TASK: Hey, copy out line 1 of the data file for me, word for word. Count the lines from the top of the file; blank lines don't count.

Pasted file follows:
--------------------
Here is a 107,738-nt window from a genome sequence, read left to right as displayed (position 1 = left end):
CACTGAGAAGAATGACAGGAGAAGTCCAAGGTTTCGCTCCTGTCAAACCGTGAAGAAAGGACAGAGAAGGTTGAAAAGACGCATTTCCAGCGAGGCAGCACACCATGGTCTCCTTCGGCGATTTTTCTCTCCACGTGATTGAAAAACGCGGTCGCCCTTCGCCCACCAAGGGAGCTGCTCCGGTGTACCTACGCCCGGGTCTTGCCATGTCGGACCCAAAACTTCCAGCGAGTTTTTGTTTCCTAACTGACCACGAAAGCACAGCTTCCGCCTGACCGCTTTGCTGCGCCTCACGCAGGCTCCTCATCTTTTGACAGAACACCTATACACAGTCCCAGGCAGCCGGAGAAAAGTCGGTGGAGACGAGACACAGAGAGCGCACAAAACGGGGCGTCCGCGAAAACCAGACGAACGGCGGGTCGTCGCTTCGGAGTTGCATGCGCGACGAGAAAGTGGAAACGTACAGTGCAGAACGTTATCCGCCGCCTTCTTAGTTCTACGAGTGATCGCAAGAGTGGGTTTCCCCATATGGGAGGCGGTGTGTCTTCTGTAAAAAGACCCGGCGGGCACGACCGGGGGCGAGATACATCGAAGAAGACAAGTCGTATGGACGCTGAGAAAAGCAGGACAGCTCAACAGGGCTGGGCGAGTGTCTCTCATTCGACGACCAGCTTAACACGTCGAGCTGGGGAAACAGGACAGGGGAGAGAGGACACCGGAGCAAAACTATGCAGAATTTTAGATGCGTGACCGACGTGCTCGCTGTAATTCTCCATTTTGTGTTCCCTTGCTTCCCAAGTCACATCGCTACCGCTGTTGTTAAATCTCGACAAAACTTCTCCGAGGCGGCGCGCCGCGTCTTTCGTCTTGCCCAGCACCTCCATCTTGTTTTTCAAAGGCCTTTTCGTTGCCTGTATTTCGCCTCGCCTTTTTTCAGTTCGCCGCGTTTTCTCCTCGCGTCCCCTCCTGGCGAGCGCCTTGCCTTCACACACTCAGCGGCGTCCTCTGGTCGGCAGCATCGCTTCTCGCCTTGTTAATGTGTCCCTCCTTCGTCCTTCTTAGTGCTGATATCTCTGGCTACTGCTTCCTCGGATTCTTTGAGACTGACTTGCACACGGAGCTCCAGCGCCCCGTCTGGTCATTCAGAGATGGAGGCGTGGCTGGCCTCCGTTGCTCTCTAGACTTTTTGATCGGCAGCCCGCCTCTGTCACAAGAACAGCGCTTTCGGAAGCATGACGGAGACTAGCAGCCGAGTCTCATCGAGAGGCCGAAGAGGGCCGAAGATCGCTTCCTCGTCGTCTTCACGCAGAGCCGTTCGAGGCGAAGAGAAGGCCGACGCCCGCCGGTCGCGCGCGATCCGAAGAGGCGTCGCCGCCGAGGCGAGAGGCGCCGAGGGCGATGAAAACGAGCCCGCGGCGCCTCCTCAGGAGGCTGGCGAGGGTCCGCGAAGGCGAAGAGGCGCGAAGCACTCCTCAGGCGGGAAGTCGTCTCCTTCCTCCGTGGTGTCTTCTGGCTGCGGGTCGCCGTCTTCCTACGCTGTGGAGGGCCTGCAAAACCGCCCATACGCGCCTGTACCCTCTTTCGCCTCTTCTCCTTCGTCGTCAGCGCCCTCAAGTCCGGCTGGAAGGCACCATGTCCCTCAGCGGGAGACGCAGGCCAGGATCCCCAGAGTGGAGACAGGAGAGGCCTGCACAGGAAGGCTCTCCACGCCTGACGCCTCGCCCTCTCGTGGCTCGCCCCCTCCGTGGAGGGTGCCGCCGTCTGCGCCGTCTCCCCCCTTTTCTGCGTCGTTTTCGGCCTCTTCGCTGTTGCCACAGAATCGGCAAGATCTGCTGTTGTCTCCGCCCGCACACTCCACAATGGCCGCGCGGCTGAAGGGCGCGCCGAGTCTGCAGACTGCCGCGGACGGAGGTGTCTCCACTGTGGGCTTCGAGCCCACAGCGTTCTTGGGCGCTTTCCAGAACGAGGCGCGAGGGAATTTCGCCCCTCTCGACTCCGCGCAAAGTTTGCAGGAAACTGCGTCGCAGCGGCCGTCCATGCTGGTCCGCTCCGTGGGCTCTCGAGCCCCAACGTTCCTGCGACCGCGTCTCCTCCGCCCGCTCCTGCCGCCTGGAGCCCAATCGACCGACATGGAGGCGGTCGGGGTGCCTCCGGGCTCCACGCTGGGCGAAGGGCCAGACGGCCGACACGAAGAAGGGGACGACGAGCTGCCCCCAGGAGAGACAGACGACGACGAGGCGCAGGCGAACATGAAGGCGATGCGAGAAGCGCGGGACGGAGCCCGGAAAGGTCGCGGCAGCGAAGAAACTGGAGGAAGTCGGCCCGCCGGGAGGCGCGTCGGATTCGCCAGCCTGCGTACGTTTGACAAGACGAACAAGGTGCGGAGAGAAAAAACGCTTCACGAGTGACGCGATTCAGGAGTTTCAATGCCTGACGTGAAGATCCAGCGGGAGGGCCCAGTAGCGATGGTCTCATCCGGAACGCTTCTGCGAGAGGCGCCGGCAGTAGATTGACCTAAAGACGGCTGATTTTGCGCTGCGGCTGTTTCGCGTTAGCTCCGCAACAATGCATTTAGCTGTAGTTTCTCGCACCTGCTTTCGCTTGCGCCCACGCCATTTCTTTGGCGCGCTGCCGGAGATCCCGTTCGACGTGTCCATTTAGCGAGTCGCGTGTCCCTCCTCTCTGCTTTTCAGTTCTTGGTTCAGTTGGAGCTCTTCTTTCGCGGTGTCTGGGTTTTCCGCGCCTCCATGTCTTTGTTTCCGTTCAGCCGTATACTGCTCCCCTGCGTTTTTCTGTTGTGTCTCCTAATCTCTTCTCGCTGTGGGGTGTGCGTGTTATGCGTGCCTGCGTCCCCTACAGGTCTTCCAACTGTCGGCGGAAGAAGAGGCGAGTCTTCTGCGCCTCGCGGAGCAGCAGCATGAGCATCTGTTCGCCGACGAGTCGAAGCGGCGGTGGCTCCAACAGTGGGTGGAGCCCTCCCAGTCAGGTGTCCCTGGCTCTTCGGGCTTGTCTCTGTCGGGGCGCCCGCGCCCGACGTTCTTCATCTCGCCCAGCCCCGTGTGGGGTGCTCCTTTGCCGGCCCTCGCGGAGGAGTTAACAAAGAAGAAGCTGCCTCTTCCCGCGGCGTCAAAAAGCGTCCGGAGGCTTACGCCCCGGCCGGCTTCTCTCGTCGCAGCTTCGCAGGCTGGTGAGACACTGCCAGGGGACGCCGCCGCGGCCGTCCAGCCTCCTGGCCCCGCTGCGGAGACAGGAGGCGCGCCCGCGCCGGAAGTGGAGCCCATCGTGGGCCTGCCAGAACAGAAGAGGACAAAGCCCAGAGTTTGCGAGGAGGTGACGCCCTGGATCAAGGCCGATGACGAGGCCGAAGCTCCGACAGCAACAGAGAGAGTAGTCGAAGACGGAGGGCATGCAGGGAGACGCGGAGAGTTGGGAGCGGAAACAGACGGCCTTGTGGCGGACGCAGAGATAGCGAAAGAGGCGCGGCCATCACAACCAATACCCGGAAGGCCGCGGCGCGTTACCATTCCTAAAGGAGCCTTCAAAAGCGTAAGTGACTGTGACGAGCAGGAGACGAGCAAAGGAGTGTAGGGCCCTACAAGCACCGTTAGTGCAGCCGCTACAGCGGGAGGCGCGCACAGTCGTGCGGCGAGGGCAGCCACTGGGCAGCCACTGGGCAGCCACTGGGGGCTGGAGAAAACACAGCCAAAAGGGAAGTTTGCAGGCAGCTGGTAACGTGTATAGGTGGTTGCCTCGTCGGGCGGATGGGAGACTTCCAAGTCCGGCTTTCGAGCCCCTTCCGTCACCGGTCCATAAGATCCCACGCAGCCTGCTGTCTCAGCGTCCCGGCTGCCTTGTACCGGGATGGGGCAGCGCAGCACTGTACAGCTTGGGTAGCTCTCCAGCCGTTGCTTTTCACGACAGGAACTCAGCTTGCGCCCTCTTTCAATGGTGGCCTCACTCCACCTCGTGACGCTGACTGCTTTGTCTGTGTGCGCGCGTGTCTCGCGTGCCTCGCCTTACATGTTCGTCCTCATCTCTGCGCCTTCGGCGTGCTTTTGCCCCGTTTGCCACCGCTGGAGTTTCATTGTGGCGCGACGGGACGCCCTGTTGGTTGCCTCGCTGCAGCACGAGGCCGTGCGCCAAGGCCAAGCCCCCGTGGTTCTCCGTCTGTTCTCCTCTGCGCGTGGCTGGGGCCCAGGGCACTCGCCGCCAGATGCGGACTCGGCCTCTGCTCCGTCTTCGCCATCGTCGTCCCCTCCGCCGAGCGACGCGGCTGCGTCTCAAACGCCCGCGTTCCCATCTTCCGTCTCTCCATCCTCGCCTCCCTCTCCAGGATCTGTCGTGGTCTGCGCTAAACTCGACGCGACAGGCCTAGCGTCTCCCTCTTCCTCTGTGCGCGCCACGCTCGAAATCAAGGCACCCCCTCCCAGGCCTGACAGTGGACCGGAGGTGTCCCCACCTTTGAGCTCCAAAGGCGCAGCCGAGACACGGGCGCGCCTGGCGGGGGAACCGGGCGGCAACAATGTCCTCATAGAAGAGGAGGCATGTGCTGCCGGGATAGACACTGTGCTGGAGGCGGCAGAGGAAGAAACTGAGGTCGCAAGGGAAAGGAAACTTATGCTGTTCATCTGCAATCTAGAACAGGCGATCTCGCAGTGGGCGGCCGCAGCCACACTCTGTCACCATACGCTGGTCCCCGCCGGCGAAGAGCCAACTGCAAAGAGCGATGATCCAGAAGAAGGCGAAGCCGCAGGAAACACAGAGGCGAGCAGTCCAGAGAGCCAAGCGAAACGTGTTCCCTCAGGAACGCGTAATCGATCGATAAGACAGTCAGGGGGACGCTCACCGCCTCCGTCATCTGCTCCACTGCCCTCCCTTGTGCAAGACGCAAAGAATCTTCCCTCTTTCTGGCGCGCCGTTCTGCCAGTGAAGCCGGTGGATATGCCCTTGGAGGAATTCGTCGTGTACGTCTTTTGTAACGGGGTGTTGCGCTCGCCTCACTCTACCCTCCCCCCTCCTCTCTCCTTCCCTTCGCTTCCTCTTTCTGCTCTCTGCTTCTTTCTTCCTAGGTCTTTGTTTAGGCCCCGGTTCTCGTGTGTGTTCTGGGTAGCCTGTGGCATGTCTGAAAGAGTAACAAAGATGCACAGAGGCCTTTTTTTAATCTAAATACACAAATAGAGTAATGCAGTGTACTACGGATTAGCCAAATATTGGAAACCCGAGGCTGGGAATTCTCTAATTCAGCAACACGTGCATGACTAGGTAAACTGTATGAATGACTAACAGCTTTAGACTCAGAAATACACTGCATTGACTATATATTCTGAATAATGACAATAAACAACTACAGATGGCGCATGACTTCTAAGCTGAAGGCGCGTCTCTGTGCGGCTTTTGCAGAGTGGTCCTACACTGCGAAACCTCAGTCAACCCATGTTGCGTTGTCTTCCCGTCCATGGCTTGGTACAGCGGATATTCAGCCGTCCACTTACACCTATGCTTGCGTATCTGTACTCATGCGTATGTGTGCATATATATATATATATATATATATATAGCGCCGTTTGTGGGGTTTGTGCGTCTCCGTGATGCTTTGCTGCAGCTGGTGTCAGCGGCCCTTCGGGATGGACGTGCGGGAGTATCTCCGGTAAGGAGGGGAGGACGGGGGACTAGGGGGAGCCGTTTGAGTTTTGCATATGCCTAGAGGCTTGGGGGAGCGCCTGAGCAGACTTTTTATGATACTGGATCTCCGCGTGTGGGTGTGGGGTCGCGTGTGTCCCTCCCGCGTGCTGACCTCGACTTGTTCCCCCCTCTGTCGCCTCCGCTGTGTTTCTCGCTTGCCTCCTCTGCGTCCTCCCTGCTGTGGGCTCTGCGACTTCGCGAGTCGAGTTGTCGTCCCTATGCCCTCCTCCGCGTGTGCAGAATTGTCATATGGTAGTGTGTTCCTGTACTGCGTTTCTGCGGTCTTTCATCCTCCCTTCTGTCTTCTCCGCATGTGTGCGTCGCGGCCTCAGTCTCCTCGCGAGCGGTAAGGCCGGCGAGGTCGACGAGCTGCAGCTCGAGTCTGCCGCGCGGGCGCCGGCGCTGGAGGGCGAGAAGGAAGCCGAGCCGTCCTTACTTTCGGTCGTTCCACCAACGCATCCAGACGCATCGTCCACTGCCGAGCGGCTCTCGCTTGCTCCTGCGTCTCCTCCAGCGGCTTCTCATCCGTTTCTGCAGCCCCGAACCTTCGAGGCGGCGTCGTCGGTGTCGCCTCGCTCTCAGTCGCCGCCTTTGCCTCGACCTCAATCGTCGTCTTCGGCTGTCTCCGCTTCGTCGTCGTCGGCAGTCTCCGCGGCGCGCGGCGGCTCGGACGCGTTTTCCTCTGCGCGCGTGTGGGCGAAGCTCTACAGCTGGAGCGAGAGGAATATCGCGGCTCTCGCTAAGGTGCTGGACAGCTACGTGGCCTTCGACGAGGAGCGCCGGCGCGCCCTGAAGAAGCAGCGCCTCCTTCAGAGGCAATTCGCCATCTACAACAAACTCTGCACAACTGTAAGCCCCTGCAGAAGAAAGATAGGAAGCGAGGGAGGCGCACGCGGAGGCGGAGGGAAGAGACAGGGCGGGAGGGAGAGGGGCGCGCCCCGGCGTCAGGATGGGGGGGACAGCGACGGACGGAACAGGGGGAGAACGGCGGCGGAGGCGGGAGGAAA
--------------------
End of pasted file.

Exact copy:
Here is a 107,738-nt window from a genome sequence, read left to right as displayed (position 1 = left end):